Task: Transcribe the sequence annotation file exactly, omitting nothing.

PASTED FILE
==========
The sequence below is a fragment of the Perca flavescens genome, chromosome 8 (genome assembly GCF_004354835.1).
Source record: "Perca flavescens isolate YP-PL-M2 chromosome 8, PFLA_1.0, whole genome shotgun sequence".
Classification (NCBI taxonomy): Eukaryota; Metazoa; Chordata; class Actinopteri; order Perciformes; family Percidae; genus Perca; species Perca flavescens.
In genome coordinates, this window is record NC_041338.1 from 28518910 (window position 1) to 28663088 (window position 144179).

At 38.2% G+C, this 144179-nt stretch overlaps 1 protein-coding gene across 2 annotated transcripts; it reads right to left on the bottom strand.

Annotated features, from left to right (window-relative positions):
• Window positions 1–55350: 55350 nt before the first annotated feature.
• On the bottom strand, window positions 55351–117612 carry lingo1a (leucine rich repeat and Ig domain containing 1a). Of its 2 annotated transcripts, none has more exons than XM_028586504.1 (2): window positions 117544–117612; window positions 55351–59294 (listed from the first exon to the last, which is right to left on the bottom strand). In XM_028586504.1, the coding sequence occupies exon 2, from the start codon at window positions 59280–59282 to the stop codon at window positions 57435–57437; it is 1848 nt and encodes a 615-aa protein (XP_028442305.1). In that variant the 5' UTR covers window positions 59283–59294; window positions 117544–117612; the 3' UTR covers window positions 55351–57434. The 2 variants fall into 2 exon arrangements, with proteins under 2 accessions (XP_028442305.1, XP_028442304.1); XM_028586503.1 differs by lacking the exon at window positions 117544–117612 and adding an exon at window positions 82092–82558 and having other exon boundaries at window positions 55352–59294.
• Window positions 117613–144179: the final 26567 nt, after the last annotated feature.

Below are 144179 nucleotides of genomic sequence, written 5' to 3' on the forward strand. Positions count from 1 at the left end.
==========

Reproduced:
The sequence below is a fragment of the Perca flavescens genome, chromosome 8 (genome assembly GCF_004354835.1).
Source record: "Perca flavescens isolate YP-PL-M2 chromosome 8, PFLA_1.0, whole genome shotgun sequence".
Classification (NCBI taxonomy): Eukaryota; Metazoa; Chordata; class Actinopteri; order Perciformes; family Percidae; genus Perca; species Perca flavescens.
In genome coordinates, this window is record NC_041338.1 from 28518910 (window position 1) to 28663088 (window position 144179).

At 38.2% G+C, this 144179-nt stretch overlaps 1 protein-coding gene across 2 annotated transcripts; it reads right to left on the bottom strand.

Annotated features, from left to right (window-relative positions):
• Window positions 1–55350: 55350 nt before the first annotated feature.
• On the bottom strand, window positions 55351–117612 carry lingo1a (leucine rich repeat and Ig domain containing 1a). Of its 2 annotated transcripts, none has more exons than XM_028586504.1 (2): window positions 117544–117612; window positions 55351–59294 (listed from the first exon to the last, which is right to left on the bottom strand). In XM_028586504.1, the coding sequence occupies exon 2, from the start codon at window positions 59280–59282 to the stop codon at window positions 57435–57437; it is 1848 nt and encodes a 615-aa protein (XP_028442305.1). In that variant the 5' UTR covers window positions 59283–59294; window positions 117544–117612; the 3' UTR covers window positions 55351–57434. The 2 variants fall into 2 exon arrangements, with proteins under 2 accessions (XP_028442305.1, XP_028442304.1); XM_028586503.1 differs by lacking the exon at window positions 117544–117612 and adding an exon at window positions 82092–82558 and having other exon boundaries at window positions 55352–59294.
• Window positions 117613–144179: the final 26567 nt, after the last annotated feature.

Below are 144179 nucleotides of genomic sequence, written 5' to 3' on the forward strand. Positions count from 1 at the left end.